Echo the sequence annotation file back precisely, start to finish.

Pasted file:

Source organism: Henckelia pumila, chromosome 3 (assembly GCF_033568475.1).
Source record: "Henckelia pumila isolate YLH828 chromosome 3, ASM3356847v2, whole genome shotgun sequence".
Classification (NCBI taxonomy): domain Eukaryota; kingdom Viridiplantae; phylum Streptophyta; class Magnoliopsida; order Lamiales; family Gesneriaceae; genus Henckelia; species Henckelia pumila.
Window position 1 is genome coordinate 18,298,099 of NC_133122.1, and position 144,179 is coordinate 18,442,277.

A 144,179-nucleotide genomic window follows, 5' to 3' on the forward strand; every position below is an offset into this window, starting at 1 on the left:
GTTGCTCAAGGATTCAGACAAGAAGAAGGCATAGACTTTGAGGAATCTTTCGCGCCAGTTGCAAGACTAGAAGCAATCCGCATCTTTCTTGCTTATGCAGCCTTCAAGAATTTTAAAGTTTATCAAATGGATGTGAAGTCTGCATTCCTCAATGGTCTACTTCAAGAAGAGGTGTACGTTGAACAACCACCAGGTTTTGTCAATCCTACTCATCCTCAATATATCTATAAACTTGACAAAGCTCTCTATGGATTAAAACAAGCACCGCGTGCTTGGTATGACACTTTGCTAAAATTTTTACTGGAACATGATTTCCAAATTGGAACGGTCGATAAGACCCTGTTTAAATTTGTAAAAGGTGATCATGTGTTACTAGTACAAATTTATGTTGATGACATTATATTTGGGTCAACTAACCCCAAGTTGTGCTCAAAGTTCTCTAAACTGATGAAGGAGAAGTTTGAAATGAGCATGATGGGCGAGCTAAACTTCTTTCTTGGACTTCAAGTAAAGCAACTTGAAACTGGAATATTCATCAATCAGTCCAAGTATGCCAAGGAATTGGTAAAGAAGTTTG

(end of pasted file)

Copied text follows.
Source organism: Henckelia pumila, chromosome 3 (assembly GCF_033568475.1).
Source record: "Henckelia pumila isolate YLH828 chromosome 3, ASM3356847v2, whole genome shotgun sequence".
Classification (NCBI taxonomy): domain Eukaryota; kingdom Viridiplantae; phylum Streptophyta; class Magnoliopsida; order Lamiales; family Gesneriaceae; genus Henckelia; species Henckelia pumila.
Window position 1 is genome coordinate 18,298,099 of NC_133122.1, and position 144,179 is coordinate 18,442,277.

A 144,179-nucleotide genomic window follows, 5' to 3' on the forward strand; every position below is an offset into this window, starting at 1 on the left:
GTTGCTCAAGGATTCAGACAAGAAGAAGGCATAGACTTTGAGGAATCTTTCGCGCCAGTTGCAAGACTAGAAGCAATCCGCATCTTTCTTGCTTATGCAGCCTTCAAGAATTTTAAAGTTTATCAAATGGATGTGAAGTCTGCATTCCTCAATGGTCTACTTCAAGAAGAGGTGTACGTTGAACAACCACCAGGTTTTGTCAATCCTACTCATCCTCAATATATCTATAAACTTGACAAAGCTCTCTATGGATTAAAACAAGCACCGCGTGCTTGGTATGACACTTTGCTAAAATTTTTACTGGAACATGATTTCCAAATTGGAACGGTCGATAAGACCCTGTTTAAATTTGTAAAAGGTGATCATGTGTTACTAGTACAAATTTATGTTGATGACATTATATTTGGGTCAACTAACCCCAAGTTGTGCTCAAAGTTCTCTAAACTGATGAAGGAGAAGTTTGAAATGAGCATGATGGGCGAGCTAAACTTCTTTCTTGGACTTCAAGTAAAGCAACTTGAAACTGGAATATTCATCAATCAGTCCAAGTATGCCAAGGAATTGGTAAAGAAGTTTG